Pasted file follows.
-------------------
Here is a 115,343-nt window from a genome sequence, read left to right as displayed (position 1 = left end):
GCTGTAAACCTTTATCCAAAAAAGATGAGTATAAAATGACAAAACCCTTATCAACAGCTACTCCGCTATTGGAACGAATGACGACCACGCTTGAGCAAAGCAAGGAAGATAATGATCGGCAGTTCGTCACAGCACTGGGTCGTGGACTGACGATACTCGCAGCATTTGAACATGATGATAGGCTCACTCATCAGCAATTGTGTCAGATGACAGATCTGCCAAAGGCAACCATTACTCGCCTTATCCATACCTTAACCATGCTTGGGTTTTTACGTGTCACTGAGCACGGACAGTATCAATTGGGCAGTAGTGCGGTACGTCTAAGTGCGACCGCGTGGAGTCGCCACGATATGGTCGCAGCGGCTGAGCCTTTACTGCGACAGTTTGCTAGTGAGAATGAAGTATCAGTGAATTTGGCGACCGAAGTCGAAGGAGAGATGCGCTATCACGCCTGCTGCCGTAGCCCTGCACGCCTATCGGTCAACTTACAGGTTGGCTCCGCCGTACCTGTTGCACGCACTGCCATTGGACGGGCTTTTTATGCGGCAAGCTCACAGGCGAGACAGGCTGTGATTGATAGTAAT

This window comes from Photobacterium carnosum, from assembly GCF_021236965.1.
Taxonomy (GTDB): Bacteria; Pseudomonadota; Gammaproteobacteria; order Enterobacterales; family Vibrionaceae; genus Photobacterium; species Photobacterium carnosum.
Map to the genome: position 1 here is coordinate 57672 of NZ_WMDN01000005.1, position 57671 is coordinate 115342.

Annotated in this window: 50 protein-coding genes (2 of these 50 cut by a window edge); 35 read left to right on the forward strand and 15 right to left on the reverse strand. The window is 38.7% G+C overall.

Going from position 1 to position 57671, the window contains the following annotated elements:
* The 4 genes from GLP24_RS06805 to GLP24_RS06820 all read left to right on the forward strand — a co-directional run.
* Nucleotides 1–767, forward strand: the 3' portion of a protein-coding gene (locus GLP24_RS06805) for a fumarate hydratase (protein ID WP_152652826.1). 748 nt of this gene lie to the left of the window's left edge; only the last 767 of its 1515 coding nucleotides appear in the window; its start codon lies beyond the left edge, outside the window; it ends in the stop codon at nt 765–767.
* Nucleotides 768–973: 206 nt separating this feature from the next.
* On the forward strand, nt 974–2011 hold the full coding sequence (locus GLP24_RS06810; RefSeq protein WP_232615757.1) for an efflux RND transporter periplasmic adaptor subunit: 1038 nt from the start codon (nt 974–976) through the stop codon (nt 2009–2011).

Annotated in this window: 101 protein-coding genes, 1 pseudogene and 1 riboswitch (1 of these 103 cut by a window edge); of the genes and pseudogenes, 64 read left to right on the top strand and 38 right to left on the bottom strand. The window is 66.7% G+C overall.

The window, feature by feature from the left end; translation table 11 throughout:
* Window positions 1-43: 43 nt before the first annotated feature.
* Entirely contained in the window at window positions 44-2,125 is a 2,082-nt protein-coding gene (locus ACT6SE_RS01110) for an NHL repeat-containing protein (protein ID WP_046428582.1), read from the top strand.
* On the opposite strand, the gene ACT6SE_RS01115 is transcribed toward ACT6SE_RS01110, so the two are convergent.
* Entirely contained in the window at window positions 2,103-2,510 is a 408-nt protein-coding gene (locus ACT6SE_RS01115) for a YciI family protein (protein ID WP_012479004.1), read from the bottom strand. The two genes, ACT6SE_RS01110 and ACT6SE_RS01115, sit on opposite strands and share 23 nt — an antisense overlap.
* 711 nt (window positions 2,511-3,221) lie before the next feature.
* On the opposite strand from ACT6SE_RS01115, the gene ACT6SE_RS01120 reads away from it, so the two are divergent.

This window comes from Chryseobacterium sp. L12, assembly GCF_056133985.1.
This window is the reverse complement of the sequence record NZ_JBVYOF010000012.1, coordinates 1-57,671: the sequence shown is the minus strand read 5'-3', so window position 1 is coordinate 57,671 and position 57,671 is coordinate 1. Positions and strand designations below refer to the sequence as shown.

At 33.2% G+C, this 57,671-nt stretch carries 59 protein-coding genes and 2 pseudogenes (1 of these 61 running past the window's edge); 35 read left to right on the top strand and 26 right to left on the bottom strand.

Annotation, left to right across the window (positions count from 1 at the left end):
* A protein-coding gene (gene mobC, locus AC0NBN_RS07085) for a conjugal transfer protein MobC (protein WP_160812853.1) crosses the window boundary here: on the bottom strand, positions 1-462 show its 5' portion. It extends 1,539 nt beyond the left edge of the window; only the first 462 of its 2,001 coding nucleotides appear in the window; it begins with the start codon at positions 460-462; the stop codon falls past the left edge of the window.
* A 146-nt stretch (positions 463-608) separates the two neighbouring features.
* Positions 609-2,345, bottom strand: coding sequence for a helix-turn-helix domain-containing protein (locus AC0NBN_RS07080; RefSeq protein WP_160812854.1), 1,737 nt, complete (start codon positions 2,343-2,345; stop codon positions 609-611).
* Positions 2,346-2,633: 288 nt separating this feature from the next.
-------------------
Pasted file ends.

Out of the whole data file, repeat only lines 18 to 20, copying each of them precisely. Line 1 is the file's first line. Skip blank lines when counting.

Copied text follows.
* 711 nt (window positions 2,511-3,221) lie before the next feature.
* On the opposite strand from ACT6SE_RS01115, the gene ACT6SE_RS01120 reads away from it, so the two are divergent.

This window comes from Chryseobacterium sp. L12, assembly GCF_056133985.1.